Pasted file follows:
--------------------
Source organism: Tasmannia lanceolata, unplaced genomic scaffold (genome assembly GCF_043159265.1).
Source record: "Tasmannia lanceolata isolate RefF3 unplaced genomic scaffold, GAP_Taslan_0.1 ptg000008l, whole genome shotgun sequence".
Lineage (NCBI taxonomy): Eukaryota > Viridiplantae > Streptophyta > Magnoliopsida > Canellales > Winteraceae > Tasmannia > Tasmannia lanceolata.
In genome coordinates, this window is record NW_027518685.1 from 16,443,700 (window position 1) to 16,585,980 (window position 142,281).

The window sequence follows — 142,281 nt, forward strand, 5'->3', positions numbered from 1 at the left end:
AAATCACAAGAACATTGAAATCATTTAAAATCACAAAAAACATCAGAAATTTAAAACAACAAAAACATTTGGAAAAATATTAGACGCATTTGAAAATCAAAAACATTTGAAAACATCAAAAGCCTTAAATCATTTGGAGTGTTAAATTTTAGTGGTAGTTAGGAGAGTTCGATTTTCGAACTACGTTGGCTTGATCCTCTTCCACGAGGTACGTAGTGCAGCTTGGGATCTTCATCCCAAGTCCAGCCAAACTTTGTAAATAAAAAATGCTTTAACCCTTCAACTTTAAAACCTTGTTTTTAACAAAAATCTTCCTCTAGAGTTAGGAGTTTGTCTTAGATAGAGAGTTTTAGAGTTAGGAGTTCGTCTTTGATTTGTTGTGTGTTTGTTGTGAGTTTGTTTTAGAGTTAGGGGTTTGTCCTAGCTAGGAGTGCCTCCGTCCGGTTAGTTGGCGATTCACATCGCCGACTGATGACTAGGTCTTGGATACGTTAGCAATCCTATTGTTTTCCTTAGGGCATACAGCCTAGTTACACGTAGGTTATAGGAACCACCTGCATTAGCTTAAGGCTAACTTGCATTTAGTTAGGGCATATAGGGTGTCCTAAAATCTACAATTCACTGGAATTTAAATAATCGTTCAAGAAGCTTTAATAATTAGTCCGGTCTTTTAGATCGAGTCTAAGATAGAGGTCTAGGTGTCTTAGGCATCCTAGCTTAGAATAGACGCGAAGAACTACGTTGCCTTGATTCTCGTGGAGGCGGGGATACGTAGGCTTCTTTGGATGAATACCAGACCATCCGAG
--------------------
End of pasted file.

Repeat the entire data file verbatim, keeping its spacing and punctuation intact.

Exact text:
Source organism: Tasmannia lanceolata, unplaced genomic scaffold (genome assembly GCF_043159265.1).
Source record: "Tasmannia lanceolata isolate RefF3 unplaced genomic scaffold, GAP_Taslan_0.1 ptg000008l, whole genome shotgun sequence".
Lineage (NCBI taxonomy): Eukaryota > Viridiplantae > Streptophyta > Magnoliopsida > Canellales > Winteraceae > Tasmannia > Tasmannia lanceolata.
In genome coordinates, this window is record NW_027518685.1 from 16,443,700 (window position 1) to 16,585,980 (window position 142,281).

The window sequence follows — 142,281 nt, forward strand, 5'->3', positions numbered from 1 at the left end:
AAATCACAAGAACATTGAAATCATTTAAAATCACAAAAAACATCAGAAATTTAAAACAACAAAAACATTTGGAAAAATATTAGACGCATTTGAAAATCAAAAACATTTGAAAACATCAAAAGCCTTAAATCATTTGGAGTGTTAAATTTTAGTGGTAGTTAGGAGAGTTCGATTTTCGAACTACGTTGGCTTGATCCTCTTCCACGAGGTACGTAGTGCAGCTTGGGATCTTCATCCCAAGTCCAGCCAAACTTTGTAAATAAAAAATGCTTTAACCCTTCAACTTTAAAACCTTGTTTTTAACAAAAATCTTCCTCTAGAGTTAGGAGTTTGTCTTAGATAGAGAGTTTTAGAGTTAGGAGTTCGTCTTTGATTTGTTGTGTGTTTGTTGTGAGTTTGTTTTAGAGTTAGGGGTTTGTCCTAGCTAGGAGTGCCTCCGTCCGGTTAGTTGGCGATTCACATCGCCGACTGATGACTAGGTCTTGGATACGTTAGCAATCCTATTGTTTTCCTTAGGGCATACAGCCTAGTTACACGTAGGTTATAGGAACCACCTGCATTAGCTTAAGGCTAACTTGCATTTAGTTAGGGCATATAGGGTGTCCTAAAATCTACAATTCACTGGAATTTAAATAATCGTTCAAGAAGCTTTAATAATTAGTCCGGTCTTTTAGATCGAGTCTAAGATAGAGGTCTAGGTGTCTTAGGCATCCTAGCTTAGAATAGACGCGAAGAACTACGTTGCCTTGATTCTCGTGGAGGCGGGGATACGTAGGCTTCTTTGGATGAATACCAGACCATCCGAG